“First of all, you should know,” he says, “that in our team we’re not people who work top-down. So everyone in the team needed a why. Why take an extraordinary effort in the next weeks to earn more money again? Our answer was: Because we owe it to our customers! We are there for our customers, for nobody else, and we want to do our best for them again. When the why was clear, we started to define milestones, actions, responsibilities. Next, it was important to get everybody involved: operations, IT, internal procurement, and so on. After all, everyone was on board with equal rights! So the goal was clear to everyone, and then there were monthly milestones, feedbacks, team meetings, always with the big goal in mind.”
For the moment when the big goal was to be reached, David had devised something spectacular for his team: a joint trip to the Victoria Falls. To a European like me, who has seen a lot of the world, that doesn’t sound all that spectacular at first. Yet David explains to me that hardly anyone in his team of South Africans had ever been abroad before. Most of them didn’t even have a passport! The Victoria Falls, located in Zimbabwe, about 750 miles or just under two hours by plane from Johannesburg, are among the African wonders of the world. Many South Africans have always dreamed about seeing this gigantic natural spectacle live. “Most members of our team were looking forward to the journey of a lifetime,” David says. “The closer we came to our goal, the more momentum was building up. We used the anticipation, the energy, to give full throttle to reach the goal. The Victoria Falls were the carrot, of course. But then we also had the why and the intrinsic motivation. You should’ve seen what was going on after we had reached the big goal! First of all, we helped everyone in the team to get a passport. Then we chartered our own plane! On the day we started on our trip we all wore blue T-shirts we had designed specially for the occasion. Everyone was staring at us at the airport: 100 overjoyed people in blue T-shirts on their way to their own charter plane! When the plane took off, everybody shouted hurray. It hadn’t been planned; it was totally spontaneous. I still get goosebumps when I think about it.”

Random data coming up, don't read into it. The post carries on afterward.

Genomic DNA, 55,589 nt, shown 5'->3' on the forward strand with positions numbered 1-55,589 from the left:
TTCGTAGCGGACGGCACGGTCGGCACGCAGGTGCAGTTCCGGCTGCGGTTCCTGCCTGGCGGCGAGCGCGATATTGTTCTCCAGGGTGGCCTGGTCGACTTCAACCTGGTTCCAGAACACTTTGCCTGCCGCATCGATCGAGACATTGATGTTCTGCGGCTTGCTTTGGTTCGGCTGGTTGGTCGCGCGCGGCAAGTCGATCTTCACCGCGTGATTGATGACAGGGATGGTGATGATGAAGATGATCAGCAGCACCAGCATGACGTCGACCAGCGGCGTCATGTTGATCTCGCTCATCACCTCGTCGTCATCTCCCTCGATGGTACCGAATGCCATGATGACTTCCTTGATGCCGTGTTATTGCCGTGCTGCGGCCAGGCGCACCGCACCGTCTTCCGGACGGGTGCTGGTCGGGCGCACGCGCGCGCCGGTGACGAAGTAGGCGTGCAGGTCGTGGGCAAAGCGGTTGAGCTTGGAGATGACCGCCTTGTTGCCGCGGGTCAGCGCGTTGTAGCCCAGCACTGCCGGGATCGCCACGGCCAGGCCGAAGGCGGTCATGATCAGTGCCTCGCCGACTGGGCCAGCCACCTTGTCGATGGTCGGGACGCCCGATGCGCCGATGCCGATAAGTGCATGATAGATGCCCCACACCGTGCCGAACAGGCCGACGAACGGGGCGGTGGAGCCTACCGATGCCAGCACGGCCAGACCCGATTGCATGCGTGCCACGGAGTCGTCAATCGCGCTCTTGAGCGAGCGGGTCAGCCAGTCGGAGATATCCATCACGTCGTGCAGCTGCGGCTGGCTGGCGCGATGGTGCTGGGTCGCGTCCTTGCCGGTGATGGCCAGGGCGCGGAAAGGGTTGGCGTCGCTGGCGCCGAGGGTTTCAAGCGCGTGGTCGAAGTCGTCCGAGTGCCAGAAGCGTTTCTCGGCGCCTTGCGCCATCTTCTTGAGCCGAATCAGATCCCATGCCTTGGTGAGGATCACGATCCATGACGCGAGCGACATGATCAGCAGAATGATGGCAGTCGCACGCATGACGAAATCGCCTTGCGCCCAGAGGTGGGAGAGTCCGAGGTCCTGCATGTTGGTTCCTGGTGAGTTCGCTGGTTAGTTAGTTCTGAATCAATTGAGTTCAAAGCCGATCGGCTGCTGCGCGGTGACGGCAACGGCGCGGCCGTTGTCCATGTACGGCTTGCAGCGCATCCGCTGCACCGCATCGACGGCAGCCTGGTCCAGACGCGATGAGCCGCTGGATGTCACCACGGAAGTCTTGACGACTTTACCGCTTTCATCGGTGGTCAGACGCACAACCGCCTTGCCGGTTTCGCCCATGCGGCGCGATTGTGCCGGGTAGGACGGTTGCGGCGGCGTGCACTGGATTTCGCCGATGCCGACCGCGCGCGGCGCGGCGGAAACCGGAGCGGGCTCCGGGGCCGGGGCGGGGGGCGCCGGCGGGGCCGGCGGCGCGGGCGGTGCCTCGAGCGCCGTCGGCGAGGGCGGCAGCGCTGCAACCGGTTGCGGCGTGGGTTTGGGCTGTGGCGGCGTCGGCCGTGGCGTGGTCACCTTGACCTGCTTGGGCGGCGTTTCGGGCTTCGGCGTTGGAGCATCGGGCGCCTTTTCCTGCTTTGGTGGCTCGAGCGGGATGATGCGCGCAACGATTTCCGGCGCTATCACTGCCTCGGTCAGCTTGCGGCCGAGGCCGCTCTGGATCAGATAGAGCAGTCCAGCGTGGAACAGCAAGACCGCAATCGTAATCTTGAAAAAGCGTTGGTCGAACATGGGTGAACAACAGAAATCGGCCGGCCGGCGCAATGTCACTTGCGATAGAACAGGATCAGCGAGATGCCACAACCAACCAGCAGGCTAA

The moment David says it, I get goosebumps, too. It was pure joy, David confirms. An epic moment! By the way, for about half of the team members it was the very first flight ever. Such epic moments are possible if the start is successful! Again and again David goes back to the beginning, to the values, the convictions. For him, the courage to do great things comes from your convictions. At the same time, it’s important to him to take the initial doubts and fears the team members may have seriously. “In the beginning, I always spend a lot of time listening and discussing things,” David says. “You listen to people and understand their perspectives. You feel their fears and doubts. At the same time you show them your own perspective and what you think is possible. You acknowledge the challenges. You accept that at the beginning not everybody may be ready yet. But you show them a common path. There, if you like, is that ubuntu again. Of course, nobody would be able to do it by themselves – but together we can even achieve things that seem impossible! The sum of the parts is what makes the difference.”
Together, the greatest goals can be achieved – as long as the purpose is clear, the why. At the same time it requires people like David, who are authentic and who lead the way with the power of their convictions. Like David, these new leadership types aren’t tormented by fears or doubts. Yet they don’t think of themselves as being better than everyone else in the team. They know that their perspective is just one of many potential perspectives. And yet they see more quickly than others where the shared journey can lead to. They see what’s possible. They have a strong belief that big goals are achievable. Just like David, respect is enormously important to them. They don’t want to force anyone into doing anything. But they have the will and ability to listen to people, to get them to come aboard and to align them with a common goal. They lead the way!
About the book
This interview is an excerpt from the book „DO EPIC STUFF! – Leadership after Change Management”, published by Campus Verlag. Transformation expert René Esteban explains together with senior leaders of today’s business world how to achieve challenging goals together. Learn more about the book and order it directly.
About the author
René Esteban is the founder and CEO of the consulting company FocusFirst GmbH. With his team he supports executives in the global corporate environment to achieve their most challenging goals with focus and inspiration – and at the same time to develop the corporate culture towards more empathy and humanity.